Bleeding is much more likely in relation to surgery in areas of high fibrinolytic activity and is less common in other procedures.

Patients with severe factor XI deficiency usually require replacement therapy before they undergo a surgical procedure, even if they have never bled after surgery before. Patients with partial deficiency can also have bleeding episodes, and plans for replacement therapy depend on previous history and the site of surgery. Antifibrinolytic agents alone may be suitable for some patients.

Depending on the surgical procedure, the patient's history with other surgical procedures, and the patient's bleeding tendency, if any, replacement with plasma products may be needed in the preoperative, intraoperative, and postoperative periods in patients with hemophilia C.

The management of the patient should be discussed jointly between surgeon, hematologist and anesthesiologist, and a management plan set out in writing. Generally, the use of nonsteroidal anti-inflammatory drugs (NSAIDs) should be avoided.

Replacement with plasma products must be coordinated with the hemophilia treatment center.

After a surgical procedure, discharge depends on the type of surgery and how long replacement therapy is needed, which may be 5-7 days after major surgery.

The basic principle of management consists of altering the balance between bleeding and clotting. Therapy consists of replacing the deficient factor and using other measures, such as fibrin glue and antifibrinolytics.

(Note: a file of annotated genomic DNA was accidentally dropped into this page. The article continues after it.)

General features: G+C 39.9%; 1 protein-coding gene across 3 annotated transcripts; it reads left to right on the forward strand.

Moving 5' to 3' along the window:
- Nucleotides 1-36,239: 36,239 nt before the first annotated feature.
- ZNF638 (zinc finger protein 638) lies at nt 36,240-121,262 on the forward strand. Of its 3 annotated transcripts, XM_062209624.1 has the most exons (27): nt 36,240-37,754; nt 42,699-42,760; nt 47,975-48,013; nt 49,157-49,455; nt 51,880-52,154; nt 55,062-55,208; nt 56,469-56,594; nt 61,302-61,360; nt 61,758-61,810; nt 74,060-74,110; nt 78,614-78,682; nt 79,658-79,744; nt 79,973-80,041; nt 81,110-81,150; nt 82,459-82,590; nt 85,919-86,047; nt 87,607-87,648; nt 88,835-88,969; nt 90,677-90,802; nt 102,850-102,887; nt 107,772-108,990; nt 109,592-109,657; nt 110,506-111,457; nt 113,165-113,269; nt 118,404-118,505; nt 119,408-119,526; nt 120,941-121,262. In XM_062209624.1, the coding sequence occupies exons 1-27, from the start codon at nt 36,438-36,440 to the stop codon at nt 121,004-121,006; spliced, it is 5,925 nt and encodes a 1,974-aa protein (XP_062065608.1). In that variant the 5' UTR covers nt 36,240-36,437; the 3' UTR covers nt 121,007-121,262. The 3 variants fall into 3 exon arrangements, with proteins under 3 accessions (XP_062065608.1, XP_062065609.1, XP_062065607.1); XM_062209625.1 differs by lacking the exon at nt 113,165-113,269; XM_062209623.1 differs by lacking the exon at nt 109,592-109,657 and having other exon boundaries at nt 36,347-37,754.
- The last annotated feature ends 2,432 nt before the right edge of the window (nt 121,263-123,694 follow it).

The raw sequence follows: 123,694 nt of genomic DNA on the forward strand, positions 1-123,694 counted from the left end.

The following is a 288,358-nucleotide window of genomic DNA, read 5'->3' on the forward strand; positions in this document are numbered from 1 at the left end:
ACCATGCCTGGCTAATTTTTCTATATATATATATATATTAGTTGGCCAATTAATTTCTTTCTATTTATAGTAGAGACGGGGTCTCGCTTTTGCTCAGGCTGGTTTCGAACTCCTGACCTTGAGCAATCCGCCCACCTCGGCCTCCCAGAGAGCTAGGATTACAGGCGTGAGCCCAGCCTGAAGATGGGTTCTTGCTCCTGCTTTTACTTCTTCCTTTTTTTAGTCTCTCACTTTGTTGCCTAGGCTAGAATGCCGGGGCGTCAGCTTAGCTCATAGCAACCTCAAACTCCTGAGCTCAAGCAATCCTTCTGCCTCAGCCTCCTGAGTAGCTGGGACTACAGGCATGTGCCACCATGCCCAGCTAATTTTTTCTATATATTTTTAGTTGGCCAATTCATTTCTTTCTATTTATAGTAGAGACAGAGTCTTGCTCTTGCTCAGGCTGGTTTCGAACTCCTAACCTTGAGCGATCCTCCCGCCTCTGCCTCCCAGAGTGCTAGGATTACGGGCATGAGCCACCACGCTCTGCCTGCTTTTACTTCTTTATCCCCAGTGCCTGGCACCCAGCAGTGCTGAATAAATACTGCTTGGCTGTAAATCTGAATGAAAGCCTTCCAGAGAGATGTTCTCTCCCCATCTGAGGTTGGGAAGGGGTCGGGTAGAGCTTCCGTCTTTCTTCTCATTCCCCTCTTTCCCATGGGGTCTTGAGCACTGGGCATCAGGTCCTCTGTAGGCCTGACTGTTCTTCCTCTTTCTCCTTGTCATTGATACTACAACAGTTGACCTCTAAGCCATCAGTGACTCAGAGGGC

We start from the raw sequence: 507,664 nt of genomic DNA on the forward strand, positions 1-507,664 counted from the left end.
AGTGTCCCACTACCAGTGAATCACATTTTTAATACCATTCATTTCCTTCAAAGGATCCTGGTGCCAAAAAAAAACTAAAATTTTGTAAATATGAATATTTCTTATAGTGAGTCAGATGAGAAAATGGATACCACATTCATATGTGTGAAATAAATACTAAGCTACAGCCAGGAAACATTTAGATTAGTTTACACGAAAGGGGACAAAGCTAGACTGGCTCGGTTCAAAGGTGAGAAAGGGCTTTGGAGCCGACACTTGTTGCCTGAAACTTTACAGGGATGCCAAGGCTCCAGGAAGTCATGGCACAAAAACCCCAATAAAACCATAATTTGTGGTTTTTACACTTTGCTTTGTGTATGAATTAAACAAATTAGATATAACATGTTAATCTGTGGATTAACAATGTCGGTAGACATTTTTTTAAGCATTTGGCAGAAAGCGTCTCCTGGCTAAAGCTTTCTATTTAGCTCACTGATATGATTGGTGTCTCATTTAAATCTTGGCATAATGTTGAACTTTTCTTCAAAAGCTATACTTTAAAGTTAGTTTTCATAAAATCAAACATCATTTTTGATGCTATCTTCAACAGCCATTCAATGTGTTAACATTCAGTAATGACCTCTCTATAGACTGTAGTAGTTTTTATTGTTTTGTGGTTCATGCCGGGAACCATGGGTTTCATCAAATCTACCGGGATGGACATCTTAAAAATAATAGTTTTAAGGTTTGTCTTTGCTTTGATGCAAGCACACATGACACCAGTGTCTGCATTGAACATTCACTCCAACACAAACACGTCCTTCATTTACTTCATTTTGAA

Management During Pregnancy

Pregnancy is not associated with a change in factor XI’s activity level. However, the paucity of studies dealing with the management of factor XI–deficient women means that there are no evidence-based guidelines regarding this treatment. In women with a bleeding phenotype, administration of fresh-frozen plasma (FFP) or factor XI concentrate, if available at the time of delivery, is used in standard management. The risk of postpartum hemorrhage (PPH) is commonly reduced with an antifibrinolytic such as tranexamic acid (TXA) or epsilon aminocaproic acid (EACA). Concerns regarding spinal hematoma mean that the use of neuraxial anesthesia (epidural or spinal) is frequently avoided. [26]

A study by Gerber et al of 64 pregnancies in 28 women with factor XI deficiency indicated that most patients with this condition have uncomplicated deliveries, with minimal use of hemostatic agents needed. Pregnancy losses (17%) and antenatal bleeding rates were comparable to those in the general population, although the PPH rate (17%) was higher. Only women with severe factor XI deficiency received antifibrinolytic agents and FFP. The investigators also found that most women with factor XI deficiency can safely be administered neuraxial anesthesia. [27]


Long-Term Monitoring

Annual visits to a hemophilia treatment center are recommended to provide the following care:

  • Monitoring of bleeding episodes

  • Planning for any elective surgical procedures

  • Monitoring for the development of hepatitis

  • Administering preventive immunizations as needed

Continuing patient education about the bleeding condition and applying any therapeutic advances that may become available.